Visit the updated Closer to Van Eyck

New photos, a new design: the website Closer to Van Eyck comes even closer! Discover the panels of the closed Ghent Altarpiece before, during and after restoration. Marvel at the zoomable high resolution images and the intuitive user experience and above all enjoy the rediscovered mastery of Van Eyck... 

Visit the updated website Closer to Van Eyck

On monday 30 October the Getty Foundation and the Royal Institute for Cultural Heritage (KIK-IRPA, Brussels) announced the launch of major enhancements to the website ‘Closer to Van Eyck,’ which provides breathtaking details of one of the most important works of art in the world, the Ghent Altarpiece. Enhancements include new images of the work under various stages of conservation treatment, a larger range of technical images, and the ability to see and compare multiple views of the painting at the same time.

The altarpiece was painstakingly recorded at every step of the conservation process through state-of-the-art photographic and scientific documentation. Thanks to the Royal Institute for Cultural Heritage’s imaging team, digital processing and design led by Frederik Temmermans of Universum Digitalis and the Vrije Universiteit Brussels, and imec’s Department of Electronics and Informatics, the altarpiece can now be viewed online in visible light, infrared, infrared reflectograph, and X-radiograph, with sharper and higher resolution images than ever before. Visitors to the site can now also adjust a timeline to view key moments in the conservation process, and have access to simultaneous viewing of images before, during, and after conservation. Users can zoom in even closer on details of the painting, exploring microscopic views of the work in 100 billion pixels.

Take a tour of the website: http://closertovaneyck.kikirpa.be/ghentaltarpiece/#home/sub=sitetour

“We are proud and pleased to now also offer unparalleled access to the results of the first stage of the restoration of the Ghent Altarpiece,” says Dr. Ron Spronk, professor of Art History at the Department of Art History and Art Conservation at Queen’s University in Kingston, Ontario, Canada and Radboud University in Nijmegen, the Netherlands, who initiated and coordinated Closer to Van Eyck. “Our site provides images and research materials of unprecedented quality and scope, both on and below the paint surface that will serve both specialists and general audiences for many years to come. We truly have come much, much closer to Van Eyck.”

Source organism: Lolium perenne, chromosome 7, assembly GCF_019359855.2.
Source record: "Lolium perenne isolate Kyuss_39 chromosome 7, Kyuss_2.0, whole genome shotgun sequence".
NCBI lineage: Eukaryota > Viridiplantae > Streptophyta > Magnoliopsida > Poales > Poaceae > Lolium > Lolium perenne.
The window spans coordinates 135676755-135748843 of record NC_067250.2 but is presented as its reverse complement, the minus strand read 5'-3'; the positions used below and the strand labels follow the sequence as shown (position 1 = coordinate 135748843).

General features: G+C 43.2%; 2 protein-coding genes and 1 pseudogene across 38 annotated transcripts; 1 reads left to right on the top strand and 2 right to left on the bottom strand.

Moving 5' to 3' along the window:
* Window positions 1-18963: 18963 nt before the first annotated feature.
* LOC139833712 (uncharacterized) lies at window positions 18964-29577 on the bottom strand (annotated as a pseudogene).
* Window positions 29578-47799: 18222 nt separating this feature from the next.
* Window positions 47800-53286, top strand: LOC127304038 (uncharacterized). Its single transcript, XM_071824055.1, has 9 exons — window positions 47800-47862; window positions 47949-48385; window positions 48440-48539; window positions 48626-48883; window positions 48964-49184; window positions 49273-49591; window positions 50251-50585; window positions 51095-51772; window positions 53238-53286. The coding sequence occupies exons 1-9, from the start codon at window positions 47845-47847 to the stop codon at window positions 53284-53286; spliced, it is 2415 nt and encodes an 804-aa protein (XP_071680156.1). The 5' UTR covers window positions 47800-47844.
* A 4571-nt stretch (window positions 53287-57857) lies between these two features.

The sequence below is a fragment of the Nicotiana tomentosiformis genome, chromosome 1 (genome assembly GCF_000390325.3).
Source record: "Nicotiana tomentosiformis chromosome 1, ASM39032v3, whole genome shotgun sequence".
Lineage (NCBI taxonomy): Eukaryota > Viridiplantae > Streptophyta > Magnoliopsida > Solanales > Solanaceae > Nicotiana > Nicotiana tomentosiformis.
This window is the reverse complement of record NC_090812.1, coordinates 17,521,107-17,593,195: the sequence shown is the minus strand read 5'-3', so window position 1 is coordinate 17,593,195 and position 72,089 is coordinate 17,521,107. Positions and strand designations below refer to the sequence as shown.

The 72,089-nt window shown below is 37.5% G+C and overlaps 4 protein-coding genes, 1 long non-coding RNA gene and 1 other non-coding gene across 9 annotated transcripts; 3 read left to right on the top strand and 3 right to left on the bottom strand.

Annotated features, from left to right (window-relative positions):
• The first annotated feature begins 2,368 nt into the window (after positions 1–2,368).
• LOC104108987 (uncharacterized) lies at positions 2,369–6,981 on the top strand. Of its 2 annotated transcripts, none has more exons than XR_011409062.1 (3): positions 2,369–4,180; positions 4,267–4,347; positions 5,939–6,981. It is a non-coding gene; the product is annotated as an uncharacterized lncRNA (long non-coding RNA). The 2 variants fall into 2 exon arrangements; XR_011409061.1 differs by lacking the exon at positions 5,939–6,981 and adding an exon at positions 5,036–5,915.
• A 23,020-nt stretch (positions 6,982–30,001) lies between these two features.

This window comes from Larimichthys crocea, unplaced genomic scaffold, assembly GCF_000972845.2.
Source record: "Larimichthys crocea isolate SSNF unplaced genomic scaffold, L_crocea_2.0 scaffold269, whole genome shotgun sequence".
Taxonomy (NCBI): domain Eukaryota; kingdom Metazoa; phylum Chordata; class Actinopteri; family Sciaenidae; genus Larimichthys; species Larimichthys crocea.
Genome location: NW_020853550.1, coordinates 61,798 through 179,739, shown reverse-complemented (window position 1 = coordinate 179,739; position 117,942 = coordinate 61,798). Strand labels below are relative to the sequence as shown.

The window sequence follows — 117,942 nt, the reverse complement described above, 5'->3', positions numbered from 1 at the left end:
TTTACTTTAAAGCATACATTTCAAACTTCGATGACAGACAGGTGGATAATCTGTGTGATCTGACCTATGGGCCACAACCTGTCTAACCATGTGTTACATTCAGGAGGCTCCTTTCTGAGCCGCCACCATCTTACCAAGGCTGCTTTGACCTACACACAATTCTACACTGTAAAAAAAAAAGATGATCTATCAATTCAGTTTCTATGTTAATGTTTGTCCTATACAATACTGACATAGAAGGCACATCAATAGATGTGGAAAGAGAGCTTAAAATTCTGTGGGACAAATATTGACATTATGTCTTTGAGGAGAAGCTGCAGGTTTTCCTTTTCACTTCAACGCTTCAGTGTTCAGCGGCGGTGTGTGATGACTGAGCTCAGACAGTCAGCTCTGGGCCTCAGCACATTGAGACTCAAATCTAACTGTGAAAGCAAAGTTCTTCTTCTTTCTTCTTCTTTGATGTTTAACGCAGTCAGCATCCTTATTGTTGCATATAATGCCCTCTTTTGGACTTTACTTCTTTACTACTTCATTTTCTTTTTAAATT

The conservation work also led to the discovery that around 70% of Van Eyck’s original paint layer on the panels of the closed altarpiece had been hidden beneath overpaint for centuries, requiring painstaking removal. The removal of this paint is reflected in the images seen online.

 “We are convinced that through direct comparison of the closed ensemble or details before and after overpaint removal, art professionals and amateurs alike will be startled by the spectacular result of this intervention,” says Hilde De Clercq, director of the Royal Institute for Cultural Heritage. “From the strengthened sense of space and restored visual unity, to the remarkable lighting effects, this website truly offers a front row seat to view the world of Van Eyck.”

The website Closer to Van Eyck is the result of the close collaboration of numerous institutions and individuals. The full listing of participants can be found on the site, at: http://closertovaneyck.kikirpa.be/ghentaltarpiece/#home/sub=wcredits.

More information about the Getty Foundation and the Panel Paintings Initiative can be found at: http://www.getty.edu/conservation/our_projects/education/panelpaintings/.

The website Closer to Van Eyck is coordinated by Professor Ron Spronk (Queen's University, Kingston, Ontario, Canada; Radboud University, Nijmegen, The Netherlands) and financed by The Getty Foundation and the Gieskes-Strijbis Fund. The Flemish Government's Afdeling Cultureel Erfgoed and Agentschap Onroerend Erfgoed financed the photographic documentation. Closer to Van Eyck was realised in collaboration with the church administration of St Bavo's Cathedral in Ghent, the Royal Institute for Cultural Heritage (KIK-IRPA), Universum Digitalis (UD), the Vrije Universiteit Brussel (VUB), VUB/imec and Lukas - Art in Flanders.